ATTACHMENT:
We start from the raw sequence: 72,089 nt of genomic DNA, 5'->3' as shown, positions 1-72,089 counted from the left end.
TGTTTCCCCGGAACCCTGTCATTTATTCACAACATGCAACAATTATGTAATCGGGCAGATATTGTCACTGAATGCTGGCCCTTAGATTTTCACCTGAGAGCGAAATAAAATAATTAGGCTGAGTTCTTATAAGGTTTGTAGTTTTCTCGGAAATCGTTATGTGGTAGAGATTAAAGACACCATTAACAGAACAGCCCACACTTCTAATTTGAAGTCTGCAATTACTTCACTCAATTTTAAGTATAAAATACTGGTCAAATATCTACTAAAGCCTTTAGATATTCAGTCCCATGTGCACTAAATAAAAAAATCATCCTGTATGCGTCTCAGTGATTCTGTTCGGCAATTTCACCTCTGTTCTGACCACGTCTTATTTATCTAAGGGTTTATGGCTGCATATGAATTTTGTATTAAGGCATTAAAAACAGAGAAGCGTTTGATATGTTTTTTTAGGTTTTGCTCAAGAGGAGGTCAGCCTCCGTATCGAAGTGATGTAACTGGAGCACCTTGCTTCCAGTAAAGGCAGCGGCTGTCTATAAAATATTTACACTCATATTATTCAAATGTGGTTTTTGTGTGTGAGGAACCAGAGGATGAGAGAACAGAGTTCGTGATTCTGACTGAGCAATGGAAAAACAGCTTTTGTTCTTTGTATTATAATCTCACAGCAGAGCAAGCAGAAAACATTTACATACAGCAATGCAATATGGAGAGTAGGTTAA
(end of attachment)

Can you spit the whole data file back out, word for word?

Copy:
We start from the raw sequence: 72,089 nt of genomic DNA, 5'->3' as shown, positions 1-72,089 counted from the left end.
TGTTTCCCCGGAACCCTGTCATTTATTCACAACATGCAACAATTATGTAATCGGGCAGATATTGTCACTGAATGCTGGCCCTTAGATTTTCACCTGAGAGCGAAATAAAATAATTAGGCTGAGTTCTTATAAGGTTTGTAGTTTTCTCGGAAATCGTTATGTGGTAGAGATTAAAGACACCATTAACAGAACAGCCCACACTTCTAATTTGAAGTCTGCAATTACTTCACTCAATTTTAAGTATAAAATACTGGTCAAATATCTACTAAAGCCTTTAGATATTCAGTCCCATGTGCACTAAATAAAAAAATCATCCTGTATGCGTCTCAGTGATTCTGTTCGGCAATTTCACCTCTGTTCTGACCACGTCTTATTTATCTAAGGGTTTATGGCTGCATATGAATTTTGTATTAAGGCATTAAAAACAGAGAAGCGTTTGATATGTTTTTTTAGGTTTTGCTCAAGAGGAGGTCAGCCTCCGTATCGAAGTGATGTAACTGGAGCACCTTGCTTCCAGTAAAGGCAGCGGCTGTCTATAAAATATTTACACTCATATTATTCAAATGTGGTTTTTGTGTGTGAGGAACCAGAGGATGAGAGAACAGAGTTCGTGATTCTGACTGAGCAATGGAAAAACAGCTTTTGTTCTTTGTATTATAATCTCACAGCAGAGCAAGCAGAAAACATTTACATACAGCAATGCAATATGGAGAGTAGGTTAA